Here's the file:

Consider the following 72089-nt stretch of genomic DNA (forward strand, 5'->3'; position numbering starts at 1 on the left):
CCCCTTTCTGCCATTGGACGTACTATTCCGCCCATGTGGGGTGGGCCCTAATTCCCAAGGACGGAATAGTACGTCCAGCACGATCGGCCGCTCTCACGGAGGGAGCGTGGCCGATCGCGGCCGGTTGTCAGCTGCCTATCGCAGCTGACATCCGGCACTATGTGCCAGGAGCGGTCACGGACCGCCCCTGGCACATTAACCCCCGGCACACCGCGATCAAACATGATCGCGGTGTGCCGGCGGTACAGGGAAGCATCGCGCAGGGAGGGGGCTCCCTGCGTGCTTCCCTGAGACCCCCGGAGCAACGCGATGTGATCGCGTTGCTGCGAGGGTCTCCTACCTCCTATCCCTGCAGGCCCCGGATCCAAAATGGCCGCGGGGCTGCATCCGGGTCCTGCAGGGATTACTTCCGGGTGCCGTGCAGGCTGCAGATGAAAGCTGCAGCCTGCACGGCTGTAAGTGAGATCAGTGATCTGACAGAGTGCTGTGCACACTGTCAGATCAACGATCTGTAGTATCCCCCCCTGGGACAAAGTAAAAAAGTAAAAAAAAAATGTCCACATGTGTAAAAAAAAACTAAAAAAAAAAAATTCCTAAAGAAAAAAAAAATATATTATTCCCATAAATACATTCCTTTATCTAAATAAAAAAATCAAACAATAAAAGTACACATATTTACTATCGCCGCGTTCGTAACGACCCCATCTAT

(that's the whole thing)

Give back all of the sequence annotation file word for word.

Consider the following 72089-nt stretch of genomic DNA (forward strand, 5'->3'; position numbering starts at 1 on the left):
CCCCTTTCTGCCATTGGACGTACTATTCCGCCCATGTGGGGTGGGCCCTAATTCCCAAGGACGGAATAGTACGTCCAGCACGATCGGCCGCTCTCACGGAGGGAGCGTGGCCGATCGCGGCCGGTTGTCAGCTGCCTATCGCAGCTGACATCCGGCACTATGTGCCAGGAGCGGTCACGGACCGCCCCTGGCACATTAACCCCCGGCACACCGCGATCAAACATGATCGCGGTGTGCCGGCGGTACAGGGAAGCATCGCGCAGGGAGGGGGCTCCCTGCGTGCTTCCCTGAGACCCCCGGAGCAACGCGATGTGATCGCGTTGCTGCGAGGGTCTCCTACCTCCTATCCCTGCAGGCCCCGGATCCAAAATGGCCGCGGGGCTGCATCCGGGTCCTGCAGGGATTACTTCCGGGTGCCGTGCAGGCTGCAGATGAAAGCTGCAGCCTGCACGGCTGTAAGTGAGATCAGTGATCTGACAGAGTGCTGTGCACACTGTCAGATCAACGATCTGTAGTATCCCCCCCTGGGACAAAGTAAAAAAGTAAAAAAAAAATGTCCACATGTGTAAAAAAAAACTAAAAAAAAAAAATTCCTAAAGAAAAAAAAAATATATTATTCCCATAAATACATTCCTTTATCTAAATAAAAAAATCAAACAATAAAAGTACACATATTTACTATCGCCGCGTTCGTAACGACCCCATCTAT